Insomnia? It Could Be Putting Your Heart Health At Risk 

mbg Health Contributor By Gretchen Lidicker, M.S.
mbg Health Contributor
Gretchen Lidicker earned her master’s degree in physiology with a focus on alternative medicine from Georgetown University. She is the author of “CBD Oil Everyday Secrets” and “Magnesium Everyday Secrets.”
Insomnia? It Could Be Putting Your Heart Health At Risk

Image by Santi Nunez / Stocksy

There's nothing worse than brushing your teeth, getting cozy in your PJs, laying your head down on your pillow—and then not being able to fall asleep. Sadly, this is an all-too-common problem; about one in four Americans develop insomnia each year, which means tens of millions of people are going through their day sleep-deprived and groggy.

And according to new research, it's not just fatigue we should be concerned about. The study, which was published in the American Heart Association's journal Circulation, says that insomnia could be putting your heart health at risk, too.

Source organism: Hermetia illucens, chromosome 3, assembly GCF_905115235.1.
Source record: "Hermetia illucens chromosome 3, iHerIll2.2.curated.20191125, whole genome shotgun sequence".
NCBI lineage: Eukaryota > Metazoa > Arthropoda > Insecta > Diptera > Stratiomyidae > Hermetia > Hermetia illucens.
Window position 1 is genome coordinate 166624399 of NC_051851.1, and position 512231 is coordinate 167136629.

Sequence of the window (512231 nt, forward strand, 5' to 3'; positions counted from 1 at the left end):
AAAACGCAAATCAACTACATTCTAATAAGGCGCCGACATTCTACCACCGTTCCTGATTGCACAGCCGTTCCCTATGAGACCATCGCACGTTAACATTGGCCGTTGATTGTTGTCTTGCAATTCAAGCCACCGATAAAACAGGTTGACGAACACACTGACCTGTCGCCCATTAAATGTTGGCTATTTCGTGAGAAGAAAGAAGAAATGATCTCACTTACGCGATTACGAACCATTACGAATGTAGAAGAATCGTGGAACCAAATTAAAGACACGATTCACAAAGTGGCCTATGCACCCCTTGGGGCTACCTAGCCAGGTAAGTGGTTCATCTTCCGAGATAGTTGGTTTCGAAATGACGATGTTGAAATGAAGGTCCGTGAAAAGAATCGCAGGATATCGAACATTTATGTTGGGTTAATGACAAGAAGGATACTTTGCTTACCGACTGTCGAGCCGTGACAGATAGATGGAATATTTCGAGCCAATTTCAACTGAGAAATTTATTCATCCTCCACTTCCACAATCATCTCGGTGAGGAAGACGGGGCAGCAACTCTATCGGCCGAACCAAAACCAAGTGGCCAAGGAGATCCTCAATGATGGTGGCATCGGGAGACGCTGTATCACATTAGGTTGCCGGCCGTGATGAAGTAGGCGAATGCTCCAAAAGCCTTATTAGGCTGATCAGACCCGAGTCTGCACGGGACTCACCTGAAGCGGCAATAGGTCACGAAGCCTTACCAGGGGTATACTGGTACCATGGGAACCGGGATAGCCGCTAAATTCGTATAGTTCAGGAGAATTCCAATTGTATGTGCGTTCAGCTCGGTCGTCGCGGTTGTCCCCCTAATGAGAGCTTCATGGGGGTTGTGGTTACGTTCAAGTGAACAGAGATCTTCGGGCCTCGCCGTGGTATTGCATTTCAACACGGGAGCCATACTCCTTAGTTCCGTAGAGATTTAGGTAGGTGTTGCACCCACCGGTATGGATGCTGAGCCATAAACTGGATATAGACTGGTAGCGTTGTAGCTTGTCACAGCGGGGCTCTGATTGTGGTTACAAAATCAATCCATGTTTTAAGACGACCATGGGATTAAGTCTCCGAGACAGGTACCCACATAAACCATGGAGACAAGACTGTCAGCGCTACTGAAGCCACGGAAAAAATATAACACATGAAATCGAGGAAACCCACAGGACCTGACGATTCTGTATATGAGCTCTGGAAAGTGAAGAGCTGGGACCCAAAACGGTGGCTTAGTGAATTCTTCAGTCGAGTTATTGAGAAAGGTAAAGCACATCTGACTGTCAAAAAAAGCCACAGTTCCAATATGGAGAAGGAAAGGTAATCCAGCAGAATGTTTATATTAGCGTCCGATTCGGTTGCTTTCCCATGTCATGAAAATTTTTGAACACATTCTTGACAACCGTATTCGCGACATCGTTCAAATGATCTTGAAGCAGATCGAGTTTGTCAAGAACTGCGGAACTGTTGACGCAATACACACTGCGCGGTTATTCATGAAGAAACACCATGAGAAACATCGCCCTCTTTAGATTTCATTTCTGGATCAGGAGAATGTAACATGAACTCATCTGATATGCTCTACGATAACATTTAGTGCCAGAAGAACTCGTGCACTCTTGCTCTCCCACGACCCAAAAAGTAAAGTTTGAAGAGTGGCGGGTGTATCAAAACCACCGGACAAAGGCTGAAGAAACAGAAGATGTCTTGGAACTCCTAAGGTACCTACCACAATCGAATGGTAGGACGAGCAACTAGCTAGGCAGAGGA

According to the lead author Susanna Larsson, Ph.D., previous studies have linked insomnia and heart disease but were unable to decipher whether the relationship was causal or correlative. In other words: Did the insomnia cause the heart disease or were the two just randomly associated?

This study used a technique called Mendelian randomization, which uses genetic information to reduce bias and prove causation. The authors collected information from 1.3 million participants, with or without heart disease, and were able to show that specific genetic variants for insomnia are directly associated with an increased likelihood of developing coronary artery disease, stroke, and heart failure.

And seeing as heart disease is the No. 1 cause of death globally, this is definitely motivation to get to the root cause of insomnia. Larson, who currently works as an associate professor of cardiovascular and nutritional epidemiology at the Karolinska Institutet in Stockholm, says, "It's important to identify the underlying reason for insomnia and treat it. Sleep is a behavior that can be changed by new habits and stress management."

If you're struggling to get adequate shut-eye, try exploring the best supplements for sleep, or check out mindbodygreen's class A Doctor's Guide to Falling Asleep Naturally, led by integrative psychiatrist and mbg Collective member Ellen Vora, M.D.

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